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New Light on the Lady with the Lamp

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Susan-Mary Grant looks at Florence Nightingale’s influence on medical care in the Crimea and the US Civil War.

'It is with feelings of surprise and anger,’ announced The Times on October 12th, 1854, referring to the appalling conditions of the Crimean War, ‘that the public will learn that no sufficient medical preparations have been made for the proper care of the wounded. Not only are there insufficient surgeons … not only are there no dressers and nurses,’ but what, the paper asked rhetorically, ‘will be said when it is known that there is not even linen to make bandages for the wounded?’ The Times continued its attack the following day with a critique of the ‘worn-out pensioners who were brought out as ambulance corps’. They were, the paper raged, ‘totally useless, and not only are surgeons not to be had, but there are no dressers or nurses to carry out the surgeon’s directions and to attend on the sick during intervals between his visits.’ The author of this diatribe was, not, as is commonly supposed, the famous war correspondent William Howard Russell, but The Times’ Constantinople correspondent and future editor, Thomas Chenery. However, if the origin of these dispatches was quickly forgotten, their impact was not. Credited with inspiring, in part at least, Florence Nightingale’s decision to take matters in hand as far as medical care in the Crimea was concerned, Chenery’s revelations helped effect dramatic changes for soldiers fighting on both sides of the Atlantic in the mid-nineteenth century.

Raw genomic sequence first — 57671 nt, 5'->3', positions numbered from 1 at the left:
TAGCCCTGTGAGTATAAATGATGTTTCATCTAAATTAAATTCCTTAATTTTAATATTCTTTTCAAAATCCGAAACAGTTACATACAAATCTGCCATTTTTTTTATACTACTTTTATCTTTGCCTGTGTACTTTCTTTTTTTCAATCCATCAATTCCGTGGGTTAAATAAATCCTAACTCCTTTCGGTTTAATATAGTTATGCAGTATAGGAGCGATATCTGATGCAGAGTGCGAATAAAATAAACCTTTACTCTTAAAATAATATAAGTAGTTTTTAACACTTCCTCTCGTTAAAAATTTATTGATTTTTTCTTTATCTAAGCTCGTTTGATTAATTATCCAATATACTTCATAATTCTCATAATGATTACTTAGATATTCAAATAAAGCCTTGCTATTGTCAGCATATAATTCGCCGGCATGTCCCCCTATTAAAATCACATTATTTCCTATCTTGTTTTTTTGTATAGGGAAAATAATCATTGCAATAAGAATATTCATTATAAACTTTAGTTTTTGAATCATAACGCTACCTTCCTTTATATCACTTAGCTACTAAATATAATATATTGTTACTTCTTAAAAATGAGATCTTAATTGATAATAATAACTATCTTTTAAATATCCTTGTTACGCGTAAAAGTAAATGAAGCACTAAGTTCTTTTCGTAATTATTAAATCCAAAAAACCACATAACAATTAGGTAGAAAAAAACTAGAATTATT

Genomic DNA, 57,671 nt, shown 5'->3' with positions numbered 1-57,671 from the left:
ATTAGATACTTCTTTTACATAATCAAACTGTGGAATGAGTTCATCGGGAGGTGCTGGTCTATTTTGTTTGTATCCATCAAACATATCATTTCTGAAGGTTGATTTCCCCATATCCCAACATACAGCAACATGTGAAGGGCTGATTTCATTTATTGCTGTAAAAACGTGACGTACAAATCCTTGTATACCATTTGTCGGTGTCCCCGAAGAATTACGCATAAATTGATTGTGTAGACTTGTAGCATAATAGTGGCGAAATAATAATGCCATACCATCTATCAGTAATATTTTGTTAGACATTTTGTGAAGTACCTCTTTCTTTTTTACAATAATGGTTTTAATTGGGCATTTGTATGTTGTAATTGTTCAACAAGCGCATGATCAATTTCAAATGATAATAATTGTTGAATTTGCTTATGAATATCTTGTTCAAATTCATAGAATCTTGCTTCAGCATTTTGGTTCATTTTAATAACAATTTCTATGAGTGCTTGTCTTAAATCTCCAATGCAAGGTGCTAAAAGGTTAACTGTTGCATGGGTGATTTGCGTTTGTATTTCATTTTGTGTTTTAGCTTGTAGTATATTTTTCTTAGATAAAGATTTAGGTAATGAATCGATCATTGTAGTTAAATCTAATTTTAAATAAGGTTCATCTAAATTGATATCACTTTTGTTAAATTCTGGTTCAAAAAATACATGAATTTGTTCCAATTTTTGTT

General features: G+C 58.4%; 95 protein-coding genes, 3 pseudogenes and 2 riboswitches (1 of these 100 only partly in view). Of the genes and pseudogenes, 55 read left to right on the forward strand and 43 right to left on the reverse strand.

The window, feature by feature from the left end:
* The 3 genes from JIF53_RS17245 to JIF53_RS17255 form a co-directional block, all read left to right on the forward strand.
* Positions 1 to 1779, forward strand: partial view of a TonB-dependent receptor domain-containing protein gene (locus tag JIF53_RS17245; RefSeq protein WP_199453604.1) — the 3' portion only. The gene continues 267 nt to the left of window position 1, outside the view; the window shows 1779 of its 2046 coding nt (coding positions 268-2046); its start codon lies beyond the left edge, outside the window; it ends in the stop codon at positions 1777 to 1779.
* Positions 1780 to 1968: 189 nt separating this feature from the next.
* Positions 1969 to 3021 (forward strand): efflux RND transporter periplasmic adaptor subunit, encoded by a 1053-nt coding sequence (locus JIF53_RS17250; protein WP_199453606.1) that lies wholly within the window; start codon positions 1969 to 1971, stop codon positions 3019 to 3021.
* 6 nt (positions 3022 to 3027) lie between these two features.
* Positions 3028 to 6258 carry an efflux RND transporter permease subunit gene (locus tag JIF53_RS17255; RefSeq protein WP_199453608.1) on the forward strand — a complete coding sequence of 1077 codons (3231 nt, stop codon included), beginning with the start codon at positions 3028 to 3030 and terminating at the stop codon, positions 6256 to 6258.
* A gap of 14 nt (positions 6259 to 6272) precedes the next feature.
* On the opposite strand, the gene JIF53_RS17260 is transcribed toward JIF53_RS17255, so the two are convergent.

When the American Civil War broke out in April 1861, Nightingale was approached by the Federal Government for advice on organising medical care for troops in the field. By this time she was a well-known figure on both sides of the Atlantic. As early as December 1861, an article in the widely-read American periodical the Atlantic Monthly opened the debate over the appropriate treatment of the sick and wounded soldier. Here, the experience of the British at Scutari was recognised as indispensable. Nightingale’s achievements, specifically, were regarded as crucial, in particular the stress she laid on ‘instant and silent obedience to medical and disciplinary orders.’ In the journal’s view, Nightingale’s ‘practical hard work, personal reserve, and singular administrative power’ had set new standards for the care of the wounded in wartime. ‘Through her, mainly,’ it concluded:


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